India should not cut import duties for the automobile sector under free trade agreements (FTAs) with countries like the UK as it will adversely impact the sector and may result in closure of companies here, economic think tank GTRI said in a report on Wednesday.
The Global Trade Research Initiative (GTRI) said India has not given tariff or duty reductions for cars in its free trade agreements with ASEAN (Association of Southeast Asian Nations), Japan, and Korea.
"Do not cut auto (including electric vehicles) tariffs through FTAs. This will adversely impact auto majors who have invested billions of dollars in India and force them to wind up," it said.
It added that there is no reason to offer these concessions to the UK either, as the UK mostly assembles cars with parts imported from the EU (European Union), and China.
It said if India offers duty concessions to the UK, it might face pressure to do the same for other free trade agreement partners like Japan and Korea.
"This could lead some companies to reduce or even stop making cars in India and instead export them from their home countries. This will be rewarding imports over competing local production and lead to closure of many key units," GTRI Co-Founder Ajay Srivastava said.
India is negotiating a trade agreement with the UK, which is at an advanced stage of talks. The UK is seeking duty concessions on EVs.
He suggested that the government should support the industry through continuing the present tariff regime and additional PLI (production linked incentive) support.
It also recommended investing in R&D on the next generation of battery technology instead of subsidising EVs on road.
"The import intensity of EVs exceeds 70-90 per cent and most imports including batteries are from China. With over 70 per cent of power being generated from coal, EVs will not be green enough in India," it said.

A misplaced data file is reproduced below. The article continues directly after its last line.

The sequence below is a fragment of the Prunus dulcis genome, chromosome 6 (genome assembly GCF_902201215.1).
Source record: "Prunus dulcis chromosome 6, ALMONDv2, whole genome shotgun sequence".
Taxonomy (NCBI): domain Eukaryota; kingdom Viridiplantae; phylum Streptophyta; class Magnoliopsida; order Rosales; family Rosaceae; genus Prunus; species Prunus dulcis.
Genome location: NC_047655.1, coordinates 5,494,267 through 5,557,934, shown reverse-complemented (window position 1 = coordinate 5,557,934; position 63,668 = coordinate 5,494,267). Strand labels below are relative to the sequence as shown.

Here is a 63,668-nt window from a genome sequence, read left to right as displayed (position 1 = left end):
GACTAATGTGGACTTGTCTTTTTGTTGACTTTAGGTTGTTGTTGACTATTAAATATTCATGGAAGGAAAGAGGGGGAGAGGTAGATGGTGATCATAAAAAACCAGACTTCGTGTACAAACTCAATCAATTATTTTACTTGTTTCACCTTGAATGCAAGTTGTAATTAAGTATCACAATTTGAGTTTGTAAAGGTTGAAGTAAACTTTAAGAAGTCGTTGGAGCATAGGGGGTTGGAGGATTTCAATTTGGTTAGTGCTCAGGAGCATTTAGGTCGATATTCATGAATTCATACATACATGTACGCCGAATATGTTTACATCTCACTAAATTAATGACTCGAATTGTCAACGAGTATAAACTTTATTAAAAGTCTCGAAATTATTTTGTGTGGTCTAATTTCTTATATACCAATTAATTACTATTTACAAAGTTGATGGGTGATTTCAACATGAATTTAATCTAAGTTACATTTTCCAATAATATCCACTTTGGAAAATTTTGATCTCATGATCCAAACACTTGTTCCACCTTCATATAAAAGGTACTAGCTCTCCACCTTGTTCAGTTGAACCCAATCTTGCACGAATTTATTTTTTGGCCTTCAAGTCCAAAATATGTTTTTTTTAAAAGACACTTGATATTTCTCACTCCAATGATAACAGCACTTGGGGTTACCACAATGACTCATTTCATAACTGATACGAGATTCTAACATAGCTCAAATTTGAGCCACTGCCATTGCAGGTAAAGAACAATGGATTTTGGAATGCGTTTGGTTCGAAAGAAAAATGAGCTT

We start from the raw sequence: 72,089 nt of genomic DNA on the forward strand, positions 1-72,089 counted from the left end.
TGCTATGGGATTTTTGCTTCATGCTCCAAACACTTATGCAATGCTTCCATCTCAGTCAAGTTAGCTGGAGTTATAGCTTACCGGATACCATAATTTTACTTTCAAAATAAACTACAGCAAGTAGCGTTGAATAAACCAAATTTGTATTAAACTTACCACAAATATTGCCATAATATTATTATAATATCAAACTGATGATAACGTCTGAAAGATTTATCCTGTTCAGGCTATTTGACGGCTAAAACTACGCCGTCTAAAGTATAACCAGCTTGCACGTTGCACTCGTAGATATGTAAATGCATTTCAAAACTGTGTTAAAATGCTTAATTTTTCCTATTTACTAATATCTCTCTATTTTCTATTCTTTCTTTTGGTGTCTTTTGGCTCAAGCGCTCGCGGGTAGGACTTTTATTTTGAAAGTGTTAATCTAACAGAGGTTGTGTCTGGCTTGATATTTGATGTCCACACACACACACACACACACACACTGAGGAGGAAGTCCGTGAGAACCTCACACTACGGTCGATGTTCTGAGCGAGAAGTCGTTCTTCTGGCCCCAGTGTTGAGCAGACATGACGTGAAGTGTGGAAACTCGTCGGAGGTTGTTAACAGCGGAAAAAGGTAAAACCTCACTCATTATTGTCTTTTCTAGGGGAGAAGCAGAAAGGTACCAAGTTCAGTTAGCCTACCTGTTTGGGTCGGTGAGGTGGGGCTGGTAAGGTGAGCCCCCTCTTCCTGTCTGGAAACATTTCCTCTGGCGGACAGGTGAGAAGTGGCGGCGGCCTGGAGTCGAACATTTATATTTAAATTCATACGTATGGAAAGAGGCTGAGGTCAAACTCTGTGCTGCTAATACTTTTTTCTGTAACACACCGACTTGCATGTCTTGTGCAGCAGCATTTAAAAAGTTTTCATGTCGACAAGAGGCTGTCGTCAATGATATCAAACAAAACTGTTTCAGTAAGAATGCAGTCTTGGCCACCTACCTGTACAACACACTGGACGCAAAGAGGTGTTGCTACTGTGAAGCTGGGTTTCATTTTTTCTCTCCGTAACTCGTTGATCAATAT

Citing an example, it said that Australia, in 1987, produced 89 per cent of the cars it used. It protected the car industry through a high 45 per cent import duty. But the share of locally produced vehicles came down as Australia reduced import duties gradually.
"Today, Australia imports nearly all cars as tariffs came further down to a 5 per cent level. Most manufacturers in Australia shut shop," the report said.
"In contrast, India could attract significant investments in the car sector on account of high import duties. This resulted in the development of an indigenous car and auto component industry," it added.
Talking about the major challenges being faced by the auto sector, the report said that the industry is facing global supply chain issues that are driving up the costs of materials such as steel, aluminum, and rubber, coupled with a significant shortage of semiconductor chips.
Additionally, disruptions in Red Sea shipping routes and various geopolitical conflicts are delaying delivery, increasing costs.
"The sector is under pressure from increasingly strict regulatory compliances. These include stringent emission standards, and heightened safety regulations," Srivastava said.
He added that the industry relies significantly on imported components, especially for advanced technologies and specialized features.
This dependency makes the industry vulnerable to fluctuations in global supply chains and foreign exchange rates.
"In FY2022, the estimated value of imported automotive components and other inputs was USD 20 billion, with original equipment manufacturers (OEMs) and auto part suppliers contributing 60 per cent and 40 per cent respectively," the report said.
Around 70 per cent of these imports are in four categories - engines, drivetrains, electrical systems, and electronics.
As the value and importance of electronics in new cars increase, the reliance on imports is also expected to grow, it said adding China is the biggest source of imported auto components for India, accounting for nearly 25 per cent of total imports.
Japan, Germany, South Korea, and Thailand are other major import sources.
It also said that about 70 per cent of India's passenger cars are made by companies controlled by foreign firms.
India is the world's fourth largest car producer, after China, Japan, and the USA, making 4.6 million cars in 2023. In exports, India ranked at tenth position, with a share of 2.4 per cent.
It contributes 7.1 per cent to the country's GDP, up from 2.8 per cent in 1992-93. It also accounts for over 50 per cent of India's manufacturing GDP. It provides direct and indirect employment to over 19 million individuals.
The auto and auto component industry's turnover crossed USD 150 billion in 2022-23.
Exports were robust in automobiles at USD 8.7 billion, two-wheelers at USD 2.8 billion, and auto components at USD 7.3 billion, it said.
"Steps such as high import tariffs, including not cutting tariffs under the FTAs and allowing up to 100 per cent FDI through the automatic route have led to rapid growth of Indian automobile industry starting late 1980s," it said.
The basic import duty on large cars is 100 per cent of the import value of the car whereas duty on medium or small cars is 70 per cent. For old cars, the duty is 125 per cent.